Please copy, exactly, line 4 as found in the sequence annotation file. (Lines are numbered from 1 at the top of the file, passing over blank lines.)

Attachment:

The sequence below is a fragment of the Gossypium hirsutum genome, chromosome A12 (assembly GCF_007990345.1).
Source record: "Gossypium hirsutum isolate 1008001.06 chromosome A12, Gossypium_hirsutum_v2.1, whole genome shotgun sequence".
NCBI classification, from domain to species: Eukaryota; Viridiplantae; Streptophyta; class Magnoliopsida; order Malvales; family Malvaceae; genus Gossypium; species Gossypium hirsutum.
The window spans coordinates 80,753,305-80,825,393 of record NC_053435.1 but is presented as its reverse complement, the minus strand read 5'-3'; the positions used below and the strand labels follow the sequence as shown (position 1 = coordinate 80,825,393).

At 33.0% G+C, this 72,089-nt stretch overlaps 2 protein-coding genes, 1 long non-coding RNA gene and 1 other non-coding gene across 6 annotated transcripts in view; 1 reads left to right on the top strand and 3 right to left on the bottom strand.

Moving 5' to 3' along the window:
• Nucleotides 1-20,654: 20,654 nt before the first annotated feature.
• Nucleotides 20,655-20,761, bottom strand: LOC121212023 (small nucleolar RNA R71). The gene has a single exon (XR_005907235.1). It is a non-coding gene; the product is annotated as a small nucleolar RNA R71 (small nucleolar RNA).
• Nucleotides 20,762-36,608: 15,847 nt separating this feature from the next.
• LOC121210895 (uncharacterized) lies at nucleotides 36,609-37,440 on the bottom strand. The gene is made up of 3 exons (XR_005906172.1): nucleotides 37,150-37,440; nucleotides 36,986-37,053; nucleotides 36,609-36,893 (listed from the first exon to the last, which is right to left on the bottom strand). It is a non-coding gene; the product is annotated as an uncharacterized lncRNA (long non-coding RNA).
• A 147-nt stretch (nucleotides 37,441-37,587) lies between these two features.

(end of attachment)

The window spans coordinates 80,753,305-80,825,393 of record NC_053435.1 but is presented as its reverse complement, the minus strand read 5'-3'; the positions used below and the strand labels follow the sequence as shown (position 1 = coordinate 80,825,393).